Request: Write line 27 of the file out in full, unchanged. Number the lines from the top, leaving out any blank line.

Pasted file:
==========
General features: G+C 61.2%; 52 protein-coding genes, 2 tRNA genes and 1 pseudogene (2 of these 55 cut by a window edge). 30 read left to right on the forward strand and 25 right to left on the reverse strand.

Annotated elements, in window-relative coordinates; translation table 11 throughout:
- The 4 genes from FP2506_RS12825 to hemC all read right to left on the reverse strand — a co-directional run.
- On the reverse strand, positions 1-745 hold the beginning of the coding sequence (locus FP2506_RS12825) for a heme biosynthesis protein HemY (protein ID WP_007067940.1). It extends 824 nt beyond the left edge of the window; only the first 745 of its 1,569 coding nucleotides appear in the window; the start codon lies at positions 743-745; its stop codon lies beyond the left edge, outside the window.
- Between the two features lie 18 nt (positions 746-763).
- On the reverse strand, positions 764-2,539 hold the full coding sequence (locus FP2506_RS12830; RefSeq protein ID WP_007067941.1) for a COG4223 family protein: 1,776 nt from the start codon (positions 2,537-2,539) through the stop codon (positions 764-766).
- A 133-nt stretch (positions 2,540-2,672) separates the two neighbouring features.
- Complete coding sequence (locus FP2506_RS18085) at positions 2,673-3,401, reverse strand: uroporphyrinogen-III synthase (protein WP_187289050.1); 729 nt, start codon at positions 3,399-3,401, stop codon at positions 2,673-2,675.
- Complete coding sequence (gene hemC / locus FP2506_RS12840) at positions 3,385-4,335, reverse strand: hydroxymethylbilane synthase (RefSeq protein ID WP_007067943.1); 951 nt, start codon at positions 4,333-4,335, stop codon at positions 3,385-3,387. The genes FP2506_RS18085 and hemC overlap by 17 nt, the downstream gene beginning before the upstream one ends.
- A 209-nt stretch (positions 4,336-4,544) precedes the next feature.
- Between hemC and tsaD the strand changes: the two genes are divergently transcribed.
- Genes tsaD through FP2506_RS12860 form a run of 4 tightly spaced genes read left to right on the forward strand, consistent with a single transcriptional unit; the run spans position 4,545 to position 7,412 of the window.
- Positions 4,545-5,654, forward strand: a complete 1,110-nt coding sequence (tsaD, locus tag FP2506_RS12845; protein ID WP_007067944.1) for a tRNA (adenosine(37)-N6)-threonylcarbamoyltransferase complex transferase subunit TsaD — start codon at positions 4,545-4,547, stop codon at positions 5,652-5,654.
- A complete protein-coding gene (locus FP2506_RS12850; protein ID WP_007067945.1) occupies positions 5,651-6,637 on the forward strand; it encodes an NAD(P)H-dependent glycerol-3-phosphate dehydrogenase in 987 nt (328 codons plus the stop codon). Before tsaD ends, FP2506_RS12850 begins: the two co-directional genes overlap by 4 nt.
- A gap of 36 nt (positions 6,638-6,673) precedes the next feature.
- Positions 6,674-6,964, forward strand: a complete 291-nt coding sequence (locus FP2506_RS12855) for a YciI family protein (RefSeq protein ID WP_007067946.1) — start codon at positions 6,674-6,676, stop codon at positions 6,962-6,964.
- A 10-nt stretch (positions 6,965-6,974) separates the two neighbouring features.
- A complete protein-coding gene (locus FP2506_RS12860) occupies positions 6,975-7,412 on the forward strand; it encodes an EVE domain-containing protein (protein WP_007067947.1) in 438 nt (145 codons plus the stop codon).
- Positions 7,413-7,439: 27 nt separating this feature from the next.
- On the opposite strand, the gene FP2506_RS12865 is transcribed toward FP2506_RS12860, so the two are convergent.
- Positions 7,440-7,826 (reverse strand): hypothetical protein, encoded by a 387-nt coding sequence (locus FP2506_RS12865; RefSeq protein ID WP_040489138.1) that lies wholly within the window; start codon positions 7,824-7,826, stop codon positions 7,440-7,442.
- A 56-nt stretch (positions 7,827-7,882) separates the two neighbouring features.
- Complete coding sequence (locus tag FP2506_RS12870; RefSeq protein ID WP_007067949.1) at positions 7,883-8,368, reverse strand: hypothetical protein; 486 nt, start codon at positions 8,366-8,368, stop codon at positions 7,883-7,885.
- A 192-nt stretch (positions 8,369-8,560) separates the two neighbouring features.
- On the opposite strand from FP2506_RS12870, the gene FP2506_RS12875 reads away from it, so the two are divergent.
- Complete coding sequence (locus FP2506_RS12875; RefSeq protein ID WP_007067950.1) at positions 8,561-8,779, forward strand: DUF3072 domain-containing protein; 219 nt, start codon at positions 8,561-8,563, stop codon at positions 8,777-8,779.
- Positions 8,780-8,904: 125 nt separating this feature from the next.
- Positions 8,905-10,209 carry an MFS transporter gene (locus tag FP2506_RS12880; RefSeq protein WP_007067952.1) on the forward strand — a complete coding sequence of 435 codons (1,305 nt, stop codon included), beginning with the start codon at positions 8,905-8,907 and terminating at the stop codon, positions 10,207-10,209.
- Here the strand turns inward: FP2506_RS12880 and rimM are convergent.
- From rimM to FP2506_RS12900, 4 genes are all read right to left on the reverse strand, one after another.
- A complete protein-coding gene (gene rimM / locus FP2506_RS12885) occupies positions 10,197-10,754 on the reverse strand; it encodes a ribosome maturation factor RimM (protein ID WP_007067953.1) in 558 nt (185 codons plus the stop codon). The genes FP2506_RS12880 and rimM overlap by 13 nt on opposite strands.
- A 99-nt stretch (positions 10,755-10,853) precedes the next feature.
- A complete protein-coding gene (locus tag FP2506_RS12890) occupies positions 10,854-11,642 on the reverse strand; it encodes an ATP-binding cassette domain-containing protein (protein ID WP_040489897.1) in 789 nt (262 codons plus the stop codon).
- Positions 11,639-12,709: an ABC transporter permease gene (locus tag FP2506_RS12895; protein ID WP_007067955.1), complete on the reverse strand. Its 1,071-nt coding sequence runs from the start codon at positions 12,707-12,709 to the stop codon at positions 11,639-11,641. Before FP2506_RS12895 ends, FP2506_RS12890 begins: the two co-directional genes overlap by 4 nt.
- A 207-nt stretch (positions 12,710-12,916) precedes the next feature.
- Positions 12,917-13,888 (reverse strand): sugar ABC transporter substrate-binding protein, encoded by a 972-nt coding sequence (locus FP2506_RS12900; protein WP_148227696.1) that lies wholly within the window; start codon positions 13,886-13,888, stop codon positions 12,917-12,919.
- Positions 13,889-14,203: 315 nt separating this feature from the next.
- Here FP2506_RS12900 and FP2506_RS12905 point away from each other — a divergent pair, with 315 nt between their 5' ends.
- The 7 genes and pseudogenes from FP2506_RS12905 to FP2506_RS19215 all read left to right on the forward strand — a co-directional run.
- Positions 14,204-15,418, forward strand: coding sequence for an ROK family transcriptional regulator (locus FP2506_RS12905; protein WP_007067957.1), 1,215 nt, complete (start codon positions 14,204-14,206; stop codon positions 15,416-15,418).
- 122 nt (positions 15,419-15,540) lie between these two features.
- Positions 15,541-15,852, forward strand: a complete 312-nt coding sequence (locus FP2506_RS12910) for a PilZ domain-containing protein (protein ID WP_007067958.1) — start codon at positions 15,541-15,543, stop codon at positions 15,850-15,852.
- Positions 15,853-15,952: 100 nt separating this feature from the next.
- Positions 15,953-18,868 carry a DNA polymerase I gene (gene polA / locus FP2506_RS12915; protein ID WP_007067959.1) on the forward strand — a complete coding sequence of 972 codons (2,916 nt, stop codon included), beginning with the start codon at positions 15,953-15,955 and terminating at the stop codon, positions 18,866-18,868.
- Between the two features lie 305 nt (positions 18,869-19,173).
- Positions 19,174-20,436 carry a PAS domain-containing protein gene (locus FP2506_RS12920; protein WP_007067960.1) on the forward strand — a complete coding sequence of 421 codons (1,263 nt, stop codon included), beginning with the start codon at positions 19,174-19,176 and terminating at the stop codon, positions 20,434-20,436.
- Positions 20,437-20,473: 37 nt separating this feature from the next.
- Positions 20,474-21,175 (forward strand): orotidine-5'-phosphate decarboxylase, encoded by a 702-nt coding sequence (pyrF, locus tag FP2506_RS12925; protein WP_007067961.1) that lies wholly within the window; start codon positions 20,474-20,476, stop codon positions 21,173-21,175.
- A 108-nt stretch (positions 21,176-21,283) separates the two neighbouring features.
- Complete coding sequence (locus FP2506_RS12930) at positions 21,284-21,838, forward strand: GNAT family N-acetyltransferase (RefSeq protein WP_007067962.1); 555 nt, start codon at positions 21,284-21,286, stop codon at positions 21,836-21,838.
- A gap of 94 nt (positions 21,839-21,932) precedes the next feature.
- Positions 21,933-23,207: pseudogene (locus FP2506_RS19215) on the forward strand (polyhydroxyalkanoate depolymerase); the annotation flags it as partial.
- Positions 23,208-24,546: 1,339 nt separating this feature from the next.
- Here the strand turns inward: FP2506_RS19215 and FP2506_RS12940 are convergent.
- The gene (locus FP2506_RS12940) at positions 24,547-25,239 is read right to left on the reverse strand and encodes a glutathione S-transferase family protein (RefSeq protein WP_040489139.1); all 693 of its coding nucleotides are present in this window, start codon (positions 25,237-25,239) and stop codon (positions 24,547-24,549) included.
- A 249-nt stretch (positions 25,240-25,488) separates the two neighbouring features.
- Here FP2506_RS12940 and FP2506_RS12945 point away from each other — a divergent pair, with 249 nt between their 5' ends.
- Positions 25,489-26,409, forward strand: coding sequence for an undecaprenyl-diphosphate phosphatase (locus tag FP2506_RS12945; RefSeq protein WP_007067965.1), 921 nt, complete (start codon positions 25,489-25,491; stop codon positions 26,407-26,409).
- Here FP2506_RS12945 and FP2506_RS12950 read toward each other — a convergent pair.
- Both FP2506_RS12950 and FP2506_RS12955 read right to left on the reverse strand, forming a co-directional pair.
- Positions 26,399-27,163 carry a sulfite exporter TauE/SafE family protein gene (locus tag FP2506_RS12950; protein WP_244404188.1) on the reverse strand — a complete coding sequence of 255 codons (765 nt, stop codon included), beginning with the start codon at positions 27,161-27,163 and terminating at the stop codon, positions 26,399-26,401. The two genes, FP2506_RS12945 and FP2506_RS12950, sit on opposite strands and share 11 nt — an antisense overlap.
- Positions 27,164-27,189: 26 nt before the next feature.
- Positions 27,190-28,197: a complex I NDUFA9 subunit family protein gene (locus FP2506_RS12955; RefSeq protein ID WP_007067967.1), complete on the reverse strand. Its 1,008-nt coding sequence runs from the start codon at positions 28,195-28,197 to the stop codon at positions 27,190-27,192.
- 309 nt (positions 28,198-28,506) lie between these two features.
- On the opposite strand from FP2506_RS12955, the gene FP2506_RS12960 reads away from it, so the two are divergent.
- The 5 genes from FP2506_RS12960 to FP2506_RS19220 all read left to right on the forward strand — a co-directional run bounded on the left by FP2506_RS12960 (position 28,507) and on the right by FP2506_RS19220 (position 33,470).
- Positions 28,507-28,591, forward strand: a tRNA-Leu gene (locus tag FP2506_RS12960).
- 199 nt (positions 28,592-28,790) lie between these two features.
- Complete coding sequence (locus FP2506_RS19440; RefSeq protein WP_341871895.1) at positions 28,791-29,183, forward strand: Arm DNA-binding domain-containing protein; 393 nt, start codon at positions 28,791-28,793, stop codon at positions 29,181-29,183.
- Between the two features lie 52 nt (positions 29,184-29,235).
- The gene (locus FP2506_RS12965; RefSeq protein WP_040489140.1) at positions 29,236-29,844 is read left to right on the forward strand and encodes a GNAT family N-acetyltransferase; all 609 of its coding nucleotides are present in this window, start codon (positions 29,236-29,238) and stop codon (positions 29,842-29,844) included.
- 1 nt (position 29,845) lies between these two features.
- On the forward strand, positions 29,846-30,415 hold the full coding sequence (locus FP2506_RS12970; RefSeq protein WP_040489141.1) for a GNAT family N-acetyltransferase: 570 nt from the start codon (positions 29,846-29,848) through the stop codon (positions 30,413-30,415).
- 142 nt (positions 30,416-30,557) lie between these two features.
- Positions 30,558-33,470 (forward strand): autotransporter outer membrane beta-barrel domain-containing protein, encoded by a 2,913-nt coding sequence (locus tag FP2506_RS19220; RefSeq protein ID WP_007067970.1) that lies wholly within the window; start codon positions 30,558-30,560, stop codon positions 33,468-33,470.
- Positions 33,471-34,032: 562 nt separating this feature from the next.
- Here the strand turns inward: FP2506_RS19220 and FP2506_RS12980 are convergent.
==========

- Positions 8,780-8,904: 125 nt separating this feature from the next.